If you follow me on Twitter you may have seen my rather dramatic tweet of “UNI IS OVER!” last week when I officially handed in my last ever assignment and can officially say that I am a free woman! Can I get a Hallelujah?! After having a little while to ponder (and get very drunk) I started to look back on what have been a life changing three years for me, and what exactly I have learnt (other than the academic stuff of course!)
1. It’s really not as bad as I thought it was going to be.
I remember August 2012 looking at all of the boxes labelled ‘kitchen’ ‘bedroom’ and ‘stuff’ in the hallway of my childhood home thinking, am I actually leaving? I was a mix of emotions, everything from excitement to dread was crossing through my mind and I really didn’t have a clue what to expect, everyone kept telling me ‘you’ll be fine’ and ‘everyone’s in the same boat’ but no matter how many times I told myself these things I still couldn’t quite imagine myself living somewhere else. That soon changed when I unpacked all of my labelled boxes and my mum and dad drove off in the family car. I knew this was now my home and I knew that I would be happy here.
2. People I couldn’t imagine living without, I lived without.
I had a pretty shit time around Christmas of my first semester, I fell out with all of my “best friends” back home and that was literally the end of some life long friendships. I was gutted to say the least. But I moved on. It took me a long time to get over it and there’s still some things that I don’t quite understand but I don’t let it get to me anymore. At the end of the day it happened and I’m a better person for it, I can stand on my own two feet and don’t need a group of people to tell me how to live my life, and I’m OK with that, in fact I’m REALLY ok with that.
3. It’s ok to say Goodbye. (Jees I didn’t think this was going to be as depressing as it is, but a lot of stuff has happened in three years! I promise it gets happier!)
I also split up with my long term boyfriend at the beginning of my last year of uni. We’d been together since secondary school and I was starting to see the world a little differently. I want to explore and travel and be free, and he didn’t and thats ok too. It was hard and sad and difficult but it was the right thing to do and I was ready to move on to a different chapter.
4. Letting people in is not the worst thing in the world.
I’m a pretty closed book, everyone that knows me will tell you I’m a heartless cow that rarely shows emotion. And I’d be inclined to agree but they wouldn’t know that about me if I hadn’t of let them in the first place. I don’t do emotions, not because I can’t but because I think there’s a time and a place and it’s not usually the right time or I’m in the wrong place. But when I do, you know your in. In three years I have met some amazing people that I can trust with my most honest confessions, and for me that’s a big deal. It took me a while but once it happened them people became my best friends.
5. People will surprise you.
Although mostly positive this can be a not so good point too. I have been pleasantly surprised by new friends who were there for me when I needed them even after only 3 months of friendship and been not so pleasantly surprised by others who judge too quickly. You pick your people at university but just because you picked some at the beginning, it doesn’t necessarily mean they will be there at the end.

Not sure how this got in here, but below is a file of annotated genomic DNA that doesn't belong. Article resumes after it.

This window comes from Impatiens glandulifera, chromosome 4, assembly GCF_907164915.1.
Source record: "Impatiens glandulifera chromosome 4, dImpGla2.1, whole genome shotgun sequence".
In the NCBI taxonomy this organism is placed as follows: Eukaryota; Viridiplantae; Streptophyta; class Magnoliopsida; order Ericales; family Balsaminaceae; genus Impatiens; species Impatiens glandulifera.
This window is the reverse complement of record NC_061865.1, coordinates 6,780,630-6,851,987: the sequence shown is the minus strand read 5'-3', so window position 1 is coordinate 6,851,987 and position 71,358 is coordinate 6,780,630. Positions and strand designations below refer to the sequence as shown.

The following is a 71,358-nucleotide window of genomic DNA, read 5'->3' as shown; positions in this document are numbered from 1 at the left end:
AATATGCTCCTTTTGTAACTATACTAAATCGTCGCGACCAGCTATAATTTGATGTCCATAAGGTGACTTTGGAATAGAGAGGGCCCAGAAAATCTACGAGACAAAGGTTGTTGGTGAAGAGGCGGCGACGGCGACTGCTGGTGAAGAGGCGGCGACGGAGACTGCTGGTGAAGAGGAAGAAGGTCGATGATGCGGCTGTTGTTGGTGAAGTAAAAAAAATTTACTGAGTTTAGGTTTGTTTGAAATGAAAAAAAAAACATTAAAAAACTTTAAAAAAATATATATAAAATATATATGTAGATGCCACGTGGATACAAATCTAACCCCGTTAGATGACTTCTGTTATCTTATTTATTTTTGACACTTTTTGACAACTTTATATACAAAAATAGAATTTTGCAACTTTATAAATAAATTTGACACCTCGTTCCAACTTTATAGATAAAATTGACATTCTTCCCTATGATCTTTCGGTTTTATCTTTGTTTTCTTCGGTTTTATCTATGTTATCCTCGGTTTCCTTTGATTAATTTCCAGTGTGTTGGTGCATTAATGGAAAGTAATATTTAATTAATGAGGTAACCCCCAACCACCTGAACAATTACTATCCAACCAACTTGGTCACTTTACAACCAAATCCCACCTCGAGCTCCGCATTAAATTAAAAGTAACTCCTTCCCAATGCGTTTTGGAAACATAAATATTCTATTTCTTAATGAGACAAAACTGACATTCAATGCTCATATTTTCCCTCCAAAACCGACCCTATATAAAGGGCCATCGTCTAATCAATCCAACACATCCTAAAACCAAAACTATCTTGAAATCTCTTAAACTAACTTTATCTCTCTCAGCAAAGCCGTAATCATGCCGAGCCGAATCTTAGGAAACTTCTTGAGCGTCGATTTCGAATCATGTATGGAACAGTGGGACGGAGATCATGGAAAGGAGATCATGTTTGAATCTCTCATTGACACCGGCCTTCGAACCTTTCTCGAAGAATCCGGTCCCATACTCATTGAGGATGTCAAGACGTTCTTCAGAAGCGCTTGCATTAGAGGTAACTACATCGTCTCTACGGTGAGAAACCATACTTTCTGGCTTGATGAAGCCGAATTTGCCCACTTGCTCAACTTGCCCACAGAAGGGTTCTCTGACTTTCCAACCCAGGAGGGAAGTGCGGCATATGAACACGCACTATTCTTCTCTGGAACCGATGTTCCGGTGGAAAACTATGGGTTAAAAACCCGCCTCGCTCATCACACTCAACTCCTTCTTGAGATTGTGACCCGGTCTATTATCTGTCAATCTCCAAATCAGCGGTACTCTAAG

6. I’m good at being on my own.
I guess this was learnt more through travelling but I actually like being on my own. Not all of the time and I still do obviously enjoy talking to people but sometimes it’s quite nice to sit on your own with your own thoughts not having to please anyone. I know that in 10 (ok maybe 15) years I wont have this luxury so I’m going to make the most of it while I can.
7. If I work hard it will pay off.
I guess this is a pretty obvious one but I really have pushed myself at uni and tried bloody hard at the important stuff. In the industry I want to go into you really need to make connections. I can honestly say that my little black book has got a decent amount of contacts that hopefully (when I’m done prancing around the world) will come in useful. I worked hard for them contacts and it’s not something I take lightly.
8. You don’t have to be in someones pocket to be close to them.
I’m not a clingy person anyway but something I always found a bit difficult was getting the fine balance between constantly talking to someone and never talking to someone. My closest friendship is now with someone who I barely see and don’t live anywhere near. We get it right by talking when we need to talk or when we fancy a chat, we don’t nag each other and because we don’t constantly talk to each other we have so much more to say when we do see each other. “True friendship isn’t about being inseparable, it’s being separated and nothing changes.”
9. I’m not a home bird.
Hence the travel blog. I’m not good at sticking around, I like exploring and finding what new places have to offer. I wasn’t really like this before uni and I was pretty happy with the idea of settling into a career after I graduated but at some point in the last year that has changed. I’m no longer on the BBC careers page all the time I’m looking at crew jobs for cruise ships… I guess you could say my outlook on life has done a bit of a 360.
10. I’ve still got a lot to learn.
I’m not a well rounded adult by any means and me even saying I’m an adult feels wrong. I’m not ready for settling down or kids or any of that serious stuff and to be honest, I just want to enjoy my life right now. Be a bit selfish for a few years and then think about life. I’ll drink to that!